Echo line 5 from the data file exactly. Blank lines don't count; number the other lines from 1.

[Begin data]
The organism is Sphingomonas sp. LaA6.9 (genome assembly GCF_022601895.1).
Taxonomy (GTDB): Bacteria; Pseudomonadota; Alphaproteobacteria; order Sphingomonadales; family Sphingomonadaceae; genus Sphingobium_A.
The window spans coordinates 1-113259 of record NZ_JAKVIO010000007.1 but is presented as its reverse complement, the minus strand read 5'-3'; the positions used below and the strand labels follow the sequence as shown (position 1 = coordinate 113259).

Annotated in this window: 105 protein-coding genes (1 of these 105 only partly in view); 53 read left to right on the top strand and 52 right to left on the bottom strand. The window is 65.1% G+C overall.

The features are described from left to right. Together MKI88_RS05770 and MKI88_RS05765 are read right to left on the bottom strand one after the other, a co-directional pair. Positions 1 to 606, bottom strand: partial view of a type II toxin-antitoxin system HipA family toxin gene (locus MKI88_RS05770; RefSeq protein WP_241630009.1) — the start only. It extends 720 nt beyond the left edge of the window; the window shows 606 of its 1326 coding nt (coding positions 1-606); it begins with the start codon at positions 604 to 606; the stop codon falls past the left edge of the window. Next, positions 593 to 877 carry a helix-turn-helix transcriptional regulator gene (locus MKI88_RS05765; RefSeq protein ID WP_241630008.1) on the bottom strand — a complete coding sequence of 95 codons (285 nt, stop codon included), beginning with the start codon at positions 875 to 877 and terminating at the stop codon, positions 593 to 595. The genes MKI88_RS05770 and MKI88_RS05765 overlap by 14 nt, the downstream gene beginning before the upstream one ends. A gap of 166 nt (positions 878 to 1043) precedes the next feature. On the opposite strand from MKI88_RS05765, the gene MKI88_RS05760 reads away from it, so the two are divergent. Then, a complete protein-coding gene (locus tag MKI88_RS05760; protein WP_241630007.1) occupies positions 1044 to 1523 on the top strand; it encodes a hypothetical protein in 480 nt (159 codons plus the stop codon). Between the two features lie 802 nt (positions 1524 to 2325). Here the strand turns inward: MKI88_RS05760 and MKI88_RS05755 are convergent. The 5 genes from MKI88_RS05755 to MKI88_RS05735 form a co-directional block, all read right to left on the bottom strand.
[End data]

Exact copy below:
The features are described from left to right. Together MKI88_RS05770 and MKI88_RS05765 are read right to left on the bottom strand one after the other, a co-directional pair. Positions 1 to 606, bottom strand: partial view of a type II toxin-antitoxin system HipA family toxin gene (locus MKI88_RS05770; RefSeq protein WP_241630009.1) — the start only. It extends 720 nt beyond the left edge of the window; the window shows 606 of its 1326 coding nt (coding positions 1-606); it begins with the start codon at positions 604 to 606; the stop codon falls past the left edge of the window. Next, positions 593 to 877 carry a helix-turn-helix transcriptional regulator gene (locus MKI88_RS05765; RefSeq protein ID WP_241630008.1) on the bottom strand — a complete coding sequence of 95 codons (285 nt, stop codon included), beginning with the start codon at positions 875 to 877 and terminating at the stop codon, positions 593 to 595. The genes MKI88_RS05770 and MKI88_RS05765 overlap by 14 nt, the downstream gene beginning before the upstream one ends. A gap of 166 nt (positions 878 to 1043) precedes the next feature. On the opposite strand from MKI88_RS05765, the gene MKI88_RS05760 reads away from it, so the two are divergent. Then, a complete protein-coding gene (locus tag MKI88_RS05760; protein WP_241630007.1) occupies positions 1044 to 1523 on the top strand; it encodes a hypothetical protein in 480 nt (159 codons plus the stop codon). Between the two features lie 802 nt (positions 1524 to 2325). Here the strand turns inward: MKI88_RS05760 and MKI88_RS05755 are convergent. The 5 genes from MKI88_RS05755 to MKI88_RS05735 form a co-directional block, all read right to left on the bottom strand.